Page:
Thalassemia is a blood disorder passed down from family blood line; such an inherited disease is abnormal hemoglobin for the protein in red blood cell carries oxygen that destroys red blood cells and anemia.
Hemoglobin is made of two proteins: Alpha globin and beta globin. Thalassemia occurs when there is a defect in a gene that helps control production of these proteins.
There are two main types of thalassemia :
- Alpha thalassemia occurs when a gene or genes related to the alpha globin protein are missing or changed (mutated).
- Beta thalassemia occurs when similar gene defects affect production of the beta globin protein.
Alpha thalassemias occur most common in persons from southeast Asia, Middle East, China, and in those of African descent.
Beta thalassemias occur in persons of Mediterranean origin, and to a lesser extent, Chinese, other Asians, and African Americans.
There are many forms of thalassemia. Each type has many different subtypes. Both alpha and beta thalassemia include the following two forms :
- Thalassemia major
- Thalassemia minor
You must inherit the defective gene from both parents to develop thalassemia major.
Thalassemia minor occurs if you receive the defective gene from only one parent. Persons with this form of the disorder are carriers of the disease and do not have symptoms.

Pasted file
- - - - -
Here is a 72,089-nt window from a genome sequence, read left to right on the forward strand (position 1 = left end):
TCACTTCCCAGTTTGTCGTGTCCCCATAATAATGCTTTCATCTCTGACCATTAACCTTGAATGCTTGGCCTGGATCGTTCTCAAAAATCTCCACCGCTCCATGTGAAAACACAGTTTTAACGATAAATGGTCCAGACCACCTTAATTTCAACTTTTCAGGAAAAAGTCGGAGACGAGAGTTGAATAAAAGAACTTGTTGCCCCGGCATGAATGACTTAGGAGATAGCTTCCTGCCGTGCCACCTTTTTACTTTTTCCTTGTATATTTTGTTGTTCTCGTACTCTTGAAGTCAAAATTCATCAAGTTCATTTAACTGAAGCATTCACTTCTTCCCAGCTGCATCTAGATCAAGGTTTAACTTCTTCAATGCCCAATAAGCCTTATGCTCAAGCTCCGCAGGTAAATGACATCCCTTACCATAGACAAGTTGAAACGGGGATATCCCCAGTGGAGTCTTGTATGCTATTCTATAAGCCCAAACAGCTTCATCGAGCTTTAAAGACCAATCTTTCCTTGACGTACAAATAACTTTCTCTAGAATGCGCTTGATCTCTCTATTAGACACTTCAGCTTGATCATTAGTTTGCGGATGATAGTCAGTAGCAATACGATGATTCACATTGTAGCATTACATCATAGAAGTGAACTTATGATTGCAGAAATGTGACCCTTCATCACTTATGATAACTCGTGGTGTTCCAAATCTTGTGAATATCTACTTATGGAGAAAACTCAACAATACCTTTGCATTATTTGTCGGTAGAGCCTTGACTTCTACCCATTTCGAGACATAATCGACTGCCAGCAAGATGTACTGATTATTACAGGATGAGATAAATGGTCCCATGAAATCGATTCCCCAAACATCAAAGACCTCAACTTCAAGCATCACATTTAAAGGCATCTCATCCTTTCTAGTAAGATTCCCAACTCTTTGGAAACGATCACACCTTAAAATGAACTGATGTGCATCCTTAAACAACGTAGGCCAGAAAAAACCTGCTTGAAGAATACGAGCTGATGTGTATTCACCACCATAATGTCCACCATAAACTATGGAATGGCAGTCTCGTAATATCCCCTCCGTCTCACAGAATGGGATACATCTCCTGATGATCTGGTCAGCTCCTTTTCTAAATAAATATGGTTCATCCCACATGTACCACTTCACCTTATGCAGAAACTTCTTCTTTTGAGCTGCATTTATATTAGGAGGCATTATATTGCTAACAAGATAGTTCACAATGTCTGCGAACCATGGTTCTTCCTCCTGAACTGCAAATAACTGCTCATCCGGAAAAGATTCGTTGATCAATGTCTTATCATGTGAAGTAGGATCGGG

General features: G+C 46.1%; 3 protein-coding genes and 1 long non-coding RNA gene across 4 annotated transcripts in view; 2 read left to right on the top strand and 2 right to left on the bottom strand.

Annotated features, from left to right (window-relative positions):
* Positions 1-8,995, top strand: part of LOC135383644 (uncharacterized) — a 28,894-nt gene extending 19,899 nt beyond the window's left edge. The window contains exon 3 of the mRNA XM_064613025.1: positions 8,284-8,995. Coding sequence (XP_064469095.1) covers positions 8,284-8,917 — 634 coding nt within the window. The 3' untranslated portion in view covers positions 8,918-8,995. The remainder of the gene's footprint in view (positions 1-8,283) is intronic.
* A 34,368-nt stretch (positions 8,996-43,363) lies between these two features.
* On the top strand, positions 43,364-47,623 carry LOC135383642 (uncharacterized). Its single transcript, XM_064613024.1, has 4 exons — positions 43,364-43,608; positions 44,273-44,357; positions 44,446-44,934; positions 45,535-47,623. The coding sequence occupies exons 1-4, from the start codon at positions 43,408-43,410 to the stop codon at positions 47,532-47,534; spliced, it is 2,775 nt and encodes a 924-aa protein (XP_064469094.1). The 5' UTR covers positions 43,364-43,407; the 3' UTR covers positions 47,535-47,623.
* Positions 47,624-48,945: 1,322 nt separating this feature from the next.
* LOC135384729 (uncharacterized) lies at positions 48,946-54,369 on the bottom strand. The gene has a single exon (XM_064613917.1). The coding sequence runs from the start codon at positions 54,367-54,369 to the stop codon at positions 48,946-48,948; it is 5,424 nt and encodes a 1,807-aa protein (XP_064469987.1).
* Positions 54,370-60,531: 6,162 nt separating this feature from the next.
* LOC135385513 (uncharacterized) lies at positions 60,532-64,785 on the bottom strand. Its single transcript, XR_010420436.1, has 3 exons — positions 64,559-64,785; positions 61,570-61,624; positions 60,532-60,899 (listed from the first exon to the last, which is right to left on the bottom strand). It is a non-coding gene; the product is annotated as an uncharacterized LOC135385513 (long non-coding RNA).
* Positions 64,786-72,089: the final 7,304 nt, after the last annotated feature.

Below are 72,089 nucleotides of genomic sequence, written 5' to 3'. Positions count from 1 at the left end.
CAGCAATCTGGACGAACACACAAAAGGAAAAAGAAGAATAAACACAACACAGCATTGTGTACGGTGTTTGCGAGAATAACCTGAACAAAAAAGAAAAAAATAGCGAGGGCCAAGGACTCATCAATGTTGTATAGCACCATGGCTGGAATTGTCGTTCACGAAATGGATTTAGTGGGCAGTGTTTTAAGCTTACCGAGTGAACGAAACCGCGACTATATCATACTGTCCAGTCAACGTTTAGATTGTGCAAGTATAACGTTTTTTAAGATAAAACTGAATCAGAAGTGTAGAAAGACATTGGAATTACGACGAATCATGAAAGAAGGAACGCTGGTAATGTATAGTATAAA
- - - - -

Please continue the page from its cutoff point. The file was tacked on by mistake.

Beta thalassemia major is also called Cooley's anemia.
Risk factors for thalassemia include :
- Asian, Chinese, Mediterranean, or African American ethnicity
- Family history of the disorder
The most severe form of alpha thalassemia major causes stillbirth (death of the unborn baby during birth of the late stages of pregnancy).
Children born with thalessemia major ( Cooley's anemia ) are normal at birth, but develop severe anemia during the first year of life.
Other symptoms include:
- Bone deformities in the face
- Growth failure
- Liver and spleen swelling
- Shortness of breath
- Yellow skin ( jaundice )
Persons with the minors form of alpha and beta thalassemia have small red blood cells ( that can be seen under a microscope ), but no symptoms.
There is no need to treat thalassemia minor.
Treatment for thalassemia major often involves regular blood transfusions and folate supplements.
If you receive blood transfusions, you should not take iron supplements. Doing so can
cause a high amount of iron to build up in the body, which can be harmful.
Persons who receive significant numbers of blood transfusions need a treatment called chelation therapy to remove iron from the body.
Bone marrow transplant may help treat the disease in some patients, especially children.
Outlook ( Prognosis )
Severe thalassemia can cause early death due to heart failure a, usually between ages 20 and 30. Frequent blood transfusions with therapy to remove iron from the body helps improve the outcome.
Less severe forms of thalassemia usually do not result in a shorter life span.
Untreated thalassemia major leads to heart failure and liver problems, and makes a person more likely to develop infections.
Blood transfusions can help control some symptoms, but may result in too much iron which can damage the heart, liver, and endocrine system.
Genetic counseling and prenatal screening may be available to those with a family history of this condition who are planning to have children.